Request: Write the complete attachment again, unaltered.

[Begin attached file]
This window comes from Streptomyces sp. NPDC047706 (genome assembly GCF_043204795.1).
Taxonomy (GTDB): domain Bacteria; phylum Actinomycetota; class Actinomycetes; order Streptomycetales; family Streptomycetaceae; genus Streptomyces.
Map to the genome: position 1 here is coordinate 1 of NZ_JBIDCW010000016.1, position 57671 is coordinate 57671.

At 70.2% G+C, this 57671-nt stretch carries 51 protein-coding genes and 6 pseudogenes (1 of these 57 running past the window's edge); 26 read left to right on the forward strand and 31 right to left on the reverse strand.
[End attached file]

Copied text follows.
This window comes from Streptomyces sp. NPDC047706 (genome assembly GCF_043204795.1).
Taxonomy (GTDB): domain Bacteria; phylum Actinomycetota; class Actinomycetes; order Streptomycetales; family Streptomycetaceae; genus Streptomyces.
Map to the genome: position 1 here is coordinate 1 of NZ_JBIDCW010000016.1, position 57671 is coordinate 57671.

At 70.2% G+C, this 57671-nt stretch carries 51 protein-coding genes and 6 pseudogenes (1 of these 57 running past the window's edge); 26 read left to right on the forward strand and 31 right to left on the reverse strand.